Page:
Our descent was quite a bit faster because of the scree slopes I mentioned earlier. A mountain looks subtantial from a distance, but in reality it is fighting a losing battle against gravity, weather and erosian, and much of a mountain is in small pieces. Below Yamnaska were long slopes of small rock which cushioned and absorbed your impact as you ran and leaped down them. Maj. McKnight called it "running on the moon" and he showed us the way, making long, graceful leaping steps that ate up hundreds of metres in just a few seconds. This is me, looking considerably less graceful.
We had started the climb at about 08:00, and by mid afternoon we were all safely down. Three climbs in three days left us in various degrees of stiffness and agony, and I was walking like a man in his nineties. But for those of us who were new to the mountains, we had seen and done things that were incredible. It's hard to relate the sense of engaging with these peaks that look impossibly grim from the highway, learning their secret routes, and gradually realizing that you have ascended to what seems like the highest point in the world. From these heights, you have a sense of how incredibly fragile the human body is against sheer height, empty space, and rock, and yet how beautiful the world is. For Major McKnight, a man as comfortable in this world as in his own backward, we all felt enormously grateful for his leadership and oversight, and for me at least, some of his enthusiasm rubbed off. I will be back to the mountains this coming summer, I am sure.
Tuesday, November 29, 2011
How much does dying cost Canadians?
From Tuesday's Globe and Mail
Published Monday, Nov. 28, 2011 8:44PM EST
Last updated Tuesday, Nov. 29, 2011 10:35AM EST
Of all the financially grim statistics confronting Canadian health care, this ranks among the grimmest: About 25 per cent of all health-care costs are devoted to caring for patients in their last year of life.
Provincial governments are scrambling to contain health-care spending, even as an aging population begins to place increasing demands on the system. Yet there is also a growing recognition among policy makers that they cannot make efficient spending decisions without a better understanding of the economics of death.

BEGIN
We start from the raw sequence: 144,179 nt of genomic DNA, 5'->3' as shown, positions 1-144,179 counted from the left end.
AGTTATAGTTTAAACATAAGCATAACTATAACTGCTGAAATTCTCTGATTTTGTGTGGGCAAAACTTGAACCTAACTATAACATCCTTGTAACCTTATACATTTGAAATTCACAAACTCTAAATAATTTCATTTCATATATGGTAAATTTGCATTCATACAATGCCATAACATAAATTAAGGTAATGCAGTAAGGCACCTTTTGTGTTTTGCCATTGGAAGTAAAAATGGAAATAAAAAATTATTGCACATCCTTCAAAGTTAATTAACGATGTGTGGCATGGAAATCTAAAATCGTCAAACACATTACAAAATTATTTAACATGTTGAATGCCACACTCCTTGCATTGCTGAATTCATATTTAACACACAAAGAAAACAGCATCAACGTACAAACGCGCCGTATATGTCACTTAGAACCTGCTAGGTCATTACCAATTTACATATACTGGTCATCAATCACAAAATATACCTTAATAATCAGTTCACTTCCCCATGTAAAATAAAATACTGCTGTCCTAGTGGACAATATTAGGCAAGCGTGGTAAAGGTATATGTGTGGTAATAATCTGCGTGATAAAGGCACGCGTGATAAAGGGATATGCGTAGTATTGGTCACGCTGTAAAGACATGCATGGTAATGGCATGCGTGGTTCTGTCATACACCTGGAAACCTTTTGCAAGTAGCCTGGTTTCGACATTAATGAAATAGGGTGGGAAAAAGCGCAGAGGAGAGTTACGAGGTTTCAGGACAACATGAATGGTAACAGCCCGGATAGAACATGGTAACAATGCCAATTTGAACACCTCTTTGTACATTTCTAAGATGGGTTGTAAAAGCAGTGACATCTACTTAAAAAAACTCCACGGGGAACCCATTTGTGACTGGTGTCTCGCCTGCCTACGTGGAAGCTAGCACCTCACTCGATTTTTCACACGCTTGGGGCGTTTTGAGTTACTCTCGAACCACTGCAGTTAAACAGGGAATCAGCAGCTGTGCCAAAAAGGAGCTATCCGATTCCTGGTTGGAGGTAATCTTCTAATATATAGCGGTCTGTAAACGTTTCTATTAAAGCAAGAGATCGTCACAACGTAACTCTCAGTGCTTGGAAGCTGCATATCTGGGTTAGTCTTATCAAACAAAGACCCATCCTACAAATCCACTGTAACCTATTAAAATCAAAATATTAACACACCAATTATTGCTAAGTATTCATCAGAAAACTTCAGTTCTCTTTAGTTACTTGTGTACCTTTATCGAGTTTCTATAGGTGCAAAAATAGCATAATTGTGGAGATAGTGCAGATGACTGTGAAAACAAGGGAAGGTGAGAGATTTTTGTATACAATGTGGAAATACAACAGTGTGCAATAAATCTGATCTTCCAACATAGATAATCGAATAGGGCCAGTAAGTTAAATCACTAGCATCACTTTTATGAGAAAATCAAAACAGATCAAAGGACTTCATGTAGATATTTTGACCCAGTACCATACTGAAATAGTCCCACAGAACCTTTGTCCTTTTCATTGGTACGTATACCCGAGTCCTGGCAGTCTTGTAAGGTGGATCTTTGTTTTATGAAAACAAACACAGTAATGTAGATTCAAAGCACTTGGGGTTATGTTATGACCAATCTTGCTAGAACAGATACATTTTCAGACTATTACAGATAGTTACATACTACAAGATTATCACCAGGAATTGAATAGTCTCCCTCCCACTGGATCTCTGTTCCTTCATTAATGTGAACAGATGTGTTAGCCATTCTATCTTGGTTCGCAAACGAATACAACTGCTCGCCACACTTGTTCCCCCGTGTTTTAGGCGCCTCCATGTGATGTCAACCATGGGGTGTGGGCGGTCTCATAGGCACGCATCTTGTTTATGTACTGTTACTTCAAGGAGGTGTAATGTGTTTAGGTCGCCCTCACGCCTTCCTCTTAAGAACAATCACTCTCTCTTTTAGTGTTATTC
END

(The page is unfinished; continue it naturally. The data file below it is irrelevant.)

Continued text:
Whole article here.
Wednesday, November 23, 2011
Chaplain Stoneking was able to act as an interlocutor between the two groups, escorted the chancellor from the building, and descalated a potentially tense situation.
UC Davis Chancellor Linda Katehi walks with Rev. Stoneking past silent protesters as she leaves her office at the campus in Davis, California November 19, 2011. (BRIAN NGUYEN - REUTERS)
On her blog, Chaplain Stoneking wrote this:
What was clear to me was that once again, the students’ willingness to show restraint kept us from spiraling into a cycle of violence upon violence. There was no credible threat to the Chancellor, only a perceived one. The situation was not hostile. And what was also clear to me is that whether they admit it or not, the administrators that were inside the building are afraid. And exhausted. And human. And the suffering that has been inflicted is real. The pain present as the three of us watched the video of students being pepper sprayed was palpable. A society is only truly free when all persons take responsibility for their actions; it is only upon taking responsibility that healing can come.
Why did I walk the Chancellor to her car? Because I believe in the humanity of all persons. Because I believe that people should be assisted when they are afraid. Because I believe that in showing compassion we embrace a nonviolent way of life that emanates to those whom we refuse to see as enemies and in turn leads to the change that we all seek. I am well aware that my actions were looked on with suspicion by some tonight, but I trust that those seeking a nonviolent solution will know that “just means lead to just ends” and my actions offered dignity not harm.
I like this story because I believe it points to a function that all chaplains have the potential to fulfil, namely witnessing to our common humanity and values. As the Occupy movement becomes taken up in ideological talk of class warfare by both sides (note the perception of militarization in the linked articles), we need voices to pull us back from dehumanizing and demonizing one another. MP+
Tuesday, November 22, 2011